ANF -The First Epistle of Clement

One of my goals for many years has been to familiarize myself with the Church Fathers.  Though defined in different ways, I define it as those earliest Christians who left us manuscripts after the Apostles.  Thanks to a generous and very kind gift from Lois, I’m able to begin work on this goal at long last.  Yes, I know there are online resources for many of these things, but I’m old fashioned and like the idea of having a physical book to mark-up and refer to as necessary.

While many folks talk about the Church Fathers, I was never introduced to them properly in Seminary so I assume I will display gross ignorance on a regular basis as I comment on these writings.

Lots of interesting things to note.  Firstly, the Church Fathers don’t generate a lot of interest these days, as the last major translation work was done over 100 years ago (at least in treating of all of the writings and Fathers as a whole).  Scholarship is likely to have improved at least in some respects for some of these writings, but I’ll figure that out down the road, maybe.

The first writing in the compendium is the First Epistle of Clement.  Clement is traditionally held to be the one mentioned by Paul in Philippians 4:3, which means Clement is a contemporary of Paul and knew him personally – something I didn’t know – and which merits him priority as the first of the Church(post-apostolic) Fathers.   This letter is written from Clement, presumably at Rome, to the church in Corinth – the same church that St. Paul founded in Acts 18 and wrote two letters to that are included in the New Testament canon.  This Epistle is the only writing that is known (at least through tradition) to come from Clement’s hand, although other various writings are less reliably attributed to him.  Roman Catholics refer to him as Pope Clement I.  He is presumed to have been ordained by St. Peter prior to Peter’s martyrdom.  Little is known about his life and death (anything claiming to be authoritative or specific dates from 300 years after his life and death), but he is referenced as early as 199 AD by Tertullian.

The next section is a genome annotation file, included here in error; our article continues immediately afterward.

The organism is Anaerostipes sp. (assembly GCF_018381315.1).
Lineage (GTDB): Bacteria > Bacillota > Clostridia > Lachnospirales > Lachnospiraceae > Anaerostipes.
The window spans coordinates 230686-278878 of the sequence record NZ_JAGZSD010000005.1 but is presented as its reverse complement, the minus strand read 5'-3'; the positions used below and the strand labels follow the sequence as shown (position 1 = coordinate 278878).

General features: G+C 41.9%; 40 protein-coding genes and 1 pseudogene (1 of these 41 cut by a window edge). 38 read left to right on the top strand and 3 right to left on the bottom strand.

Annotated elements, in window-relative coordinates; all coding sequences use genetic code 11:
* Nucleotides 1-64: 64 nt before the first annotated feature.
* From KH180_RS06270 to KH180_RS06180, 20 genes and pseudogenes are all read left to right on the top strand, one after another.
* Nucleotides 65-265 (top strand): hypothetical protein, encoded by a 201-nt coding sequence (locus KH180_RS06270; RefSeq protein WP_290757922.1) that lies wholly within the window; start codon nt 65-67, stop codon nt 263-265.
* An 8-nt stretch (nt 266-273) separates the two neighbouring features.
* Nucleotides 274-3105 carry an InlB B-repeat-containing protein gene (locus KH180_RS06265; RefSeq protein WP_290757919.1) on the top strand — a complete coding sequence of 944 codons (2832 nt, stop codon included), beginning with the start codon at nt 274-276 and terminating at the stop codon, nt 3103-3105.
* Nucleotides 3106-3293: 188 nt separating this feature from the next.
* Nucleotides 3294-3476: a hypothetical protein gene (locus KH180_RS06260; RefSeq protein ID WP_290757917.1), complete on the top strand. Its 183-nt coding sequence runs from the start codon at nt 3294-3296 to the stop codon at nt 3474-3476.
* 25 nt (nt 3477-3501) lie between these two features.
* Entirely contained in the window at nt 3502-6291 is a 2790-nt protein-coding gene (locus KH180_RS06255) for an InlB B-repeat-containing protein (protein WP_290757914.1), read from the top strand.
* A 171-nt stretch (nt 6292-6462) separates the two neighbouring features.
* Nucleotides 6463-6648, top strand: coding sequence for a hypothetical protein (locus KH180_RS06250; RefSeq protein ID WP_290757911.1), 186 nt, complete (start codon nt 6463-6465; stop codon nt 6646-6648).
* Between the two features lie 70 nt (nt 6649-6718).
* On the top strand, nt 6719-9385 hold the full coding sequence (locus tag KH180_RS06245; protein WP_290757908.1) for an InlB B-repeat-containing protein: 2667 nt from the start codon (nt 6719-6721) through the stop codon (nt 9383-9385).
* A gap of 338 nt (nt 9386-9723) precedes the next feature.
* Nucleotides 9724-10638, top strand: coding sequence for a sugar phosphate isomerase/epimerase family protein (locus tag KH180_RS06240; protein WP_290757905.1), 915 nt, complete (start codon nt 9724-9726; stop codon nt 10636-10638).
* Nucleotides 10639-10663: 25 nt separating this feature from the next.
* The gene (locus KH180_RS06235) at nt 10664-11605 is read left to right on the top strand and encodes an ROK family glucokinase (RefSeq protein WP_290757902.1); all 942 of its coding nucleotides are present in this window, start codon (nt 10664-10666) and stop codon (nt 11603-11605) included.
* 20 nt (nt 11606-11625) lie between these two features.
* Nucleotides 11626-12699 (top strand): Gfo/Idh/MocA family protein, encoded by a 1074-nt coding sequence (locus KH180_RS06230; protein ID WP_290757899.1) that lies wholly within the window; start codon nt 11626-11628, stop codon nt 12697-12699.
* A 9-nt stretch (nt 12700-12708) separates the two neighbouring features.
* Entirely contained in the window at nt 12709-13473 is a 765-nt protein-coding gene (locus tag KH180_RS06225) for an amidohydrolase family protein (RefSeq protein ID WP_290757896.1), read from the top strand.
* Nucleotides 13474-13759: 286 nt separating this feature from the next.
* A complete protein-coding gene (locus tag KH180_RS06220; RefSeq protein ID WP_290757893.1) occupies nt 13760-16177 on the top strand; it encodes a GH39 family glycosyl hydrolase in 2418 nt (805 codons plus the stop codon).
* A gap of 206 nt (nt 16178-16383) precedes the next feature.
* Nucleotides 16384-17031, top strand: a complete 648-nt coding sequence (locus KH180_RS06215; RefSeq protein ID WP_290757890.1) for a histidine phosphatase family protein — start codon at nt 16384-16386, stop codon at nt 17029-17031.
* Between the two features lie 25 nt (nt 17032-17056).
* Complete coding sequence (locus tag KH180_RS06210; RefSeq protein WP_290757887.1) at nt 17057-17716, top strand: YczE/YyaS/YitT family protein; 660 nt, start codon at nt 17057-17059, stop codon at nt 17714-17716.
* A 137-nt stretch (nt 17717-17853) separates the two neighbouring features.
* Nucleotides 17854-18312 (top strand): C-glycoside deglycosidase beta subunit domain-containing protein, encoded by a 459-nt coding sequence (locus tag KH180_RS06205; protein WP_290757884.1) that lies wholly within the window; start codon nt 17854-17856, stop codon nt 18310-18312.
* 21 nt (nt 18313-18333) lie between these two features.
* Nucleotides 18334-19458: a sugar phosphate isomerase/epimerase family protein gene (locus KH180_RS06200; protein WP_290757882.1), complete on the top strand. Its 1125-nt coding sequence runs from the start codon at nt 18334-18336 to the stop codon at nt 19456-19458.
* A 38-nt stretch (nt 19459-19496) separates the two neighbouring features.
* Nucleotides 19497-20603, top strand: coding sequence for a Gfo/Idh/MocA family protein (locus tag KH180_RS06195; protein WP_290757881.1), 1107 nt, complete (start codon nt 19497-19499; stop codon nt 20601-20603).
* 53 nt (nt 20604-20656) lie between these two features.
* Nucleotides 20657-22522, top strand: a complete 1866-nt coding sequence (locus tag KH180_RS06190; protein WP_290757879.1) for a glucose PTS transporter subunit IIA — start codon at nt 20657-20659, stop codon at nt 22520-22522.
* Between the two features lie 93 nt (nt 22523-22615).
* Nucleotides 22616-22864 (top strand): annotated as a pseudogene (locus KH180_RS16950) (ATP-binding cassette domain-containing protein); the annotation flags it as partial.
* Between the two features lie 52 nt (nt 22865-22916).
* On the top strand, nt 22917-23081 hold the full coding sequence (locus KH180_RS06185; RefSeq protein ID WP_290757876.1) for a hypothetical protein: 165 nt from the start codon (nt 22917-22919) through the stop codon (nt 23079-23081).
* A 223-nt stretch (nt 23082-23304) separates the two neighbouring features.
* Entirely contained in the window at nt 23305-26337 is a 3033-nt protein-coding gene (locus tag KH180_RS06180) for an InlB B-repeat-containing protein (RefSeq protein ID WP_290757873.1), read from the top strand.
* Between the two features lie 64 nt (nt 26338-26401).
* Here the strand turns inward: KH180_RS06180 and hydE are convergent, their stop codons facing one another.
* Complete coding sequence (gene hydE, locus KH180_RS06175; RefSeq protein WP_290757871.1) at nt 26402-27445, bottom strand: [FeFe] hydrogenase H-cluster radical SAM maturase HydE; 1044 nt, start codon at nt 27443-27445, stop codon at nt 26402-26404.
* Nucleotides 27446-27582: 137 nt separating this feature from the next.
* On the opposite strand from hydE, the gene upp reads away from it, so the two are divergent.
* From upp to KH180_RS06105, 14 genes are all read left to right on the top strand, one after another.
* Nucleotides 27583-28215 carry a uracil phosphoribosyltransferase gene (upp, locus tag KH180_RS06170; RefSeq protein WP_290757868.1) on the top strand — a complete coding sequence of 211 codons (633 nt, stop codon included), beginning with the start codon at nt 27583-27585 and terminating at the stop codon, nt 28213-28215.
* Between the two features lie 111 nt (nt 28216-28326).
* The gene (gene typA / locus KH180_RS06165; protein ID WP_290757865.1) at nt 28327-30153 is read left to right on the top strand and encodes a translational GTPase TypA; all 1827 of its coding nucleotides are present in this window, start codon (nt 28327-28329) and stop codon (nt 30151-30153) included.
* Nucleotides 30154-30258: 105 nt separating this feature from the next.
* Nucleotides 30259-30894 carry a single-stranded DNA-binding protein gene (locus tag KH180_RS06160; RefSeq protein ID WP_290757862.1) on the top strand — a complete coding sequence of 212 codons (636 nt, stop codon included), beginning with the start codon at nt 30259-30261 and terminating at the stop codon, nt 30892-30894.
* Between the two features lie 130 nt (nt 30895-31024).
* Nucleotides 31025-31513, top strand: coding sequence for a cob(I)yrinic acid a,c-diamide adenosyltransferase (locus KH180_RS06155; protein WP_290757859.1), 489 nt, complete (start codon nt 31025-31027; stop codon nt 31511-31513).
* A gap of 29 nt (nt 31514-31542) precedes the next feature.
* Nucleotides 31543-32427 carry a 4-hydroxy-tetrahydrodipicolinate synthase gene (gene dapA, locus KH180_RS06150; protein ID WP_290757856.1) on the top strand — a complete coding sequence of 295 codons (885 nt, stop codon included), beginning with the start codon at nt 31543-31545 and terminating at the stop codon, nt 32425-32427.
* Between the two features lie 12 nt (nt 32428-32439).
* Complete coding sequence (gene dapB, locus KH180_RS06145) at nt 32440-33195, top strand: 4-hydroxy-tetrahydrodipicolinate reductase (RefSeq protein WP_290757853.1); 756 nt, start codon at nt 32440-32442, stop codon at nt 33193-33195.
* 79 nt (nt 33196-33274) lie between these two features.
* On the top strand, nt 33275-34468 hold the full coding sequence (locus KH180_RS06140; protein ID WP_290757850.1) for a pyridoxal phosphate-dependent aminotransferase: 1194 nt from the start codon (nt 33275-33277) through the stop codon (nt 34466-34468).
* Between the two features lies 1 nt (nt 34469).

The letter itself is a call for peace and reconciliation in the church at Corinth, which was apparently experiencing an even greater division and lack of unity than when St. Paul wrote his 1 Corinthians.  The issue appears to be a group of people in that church who wished to be treated with special honor and prestige, and were causing division in the congregation, to such an extent that word has come to Clement in Rome as well as to other Christian communities.  Clement calls the Corinthians to humility, repentance, and reconciliation.

To do this, he quotes a rather stunning number of Old Testament precedents while also making reference to Paul and the apostles.  Reconciliation is the duty of Christian community, and those guilty of causing discord should be willing not just to repent, but to even bear suffering or eviction from the community if those are the only means by which unity can be restored.  Clement concludes his letter trusting that such measures are unnecessary and looking forward to further reports that his admonitions have been heeded.

It’s not a particularly fascinating read, and is markedly different from the apostolic writings of the New Testament.  The Apostles write with authority – quoting Scripture on occasion or frequently, but for the most part simply saying what needs to be said.  Clement relies far more on Scripture quotations than he does on his own words for at least 3/4 of the letter, becoming more direct and authoritative towards the end.  Clearly he wants to demonstrate that the Corinthians should listen in accordance to the word of God and not just his own word, but even still – it’s a lot of regurgitation on a scale far exceeding the New Testament.

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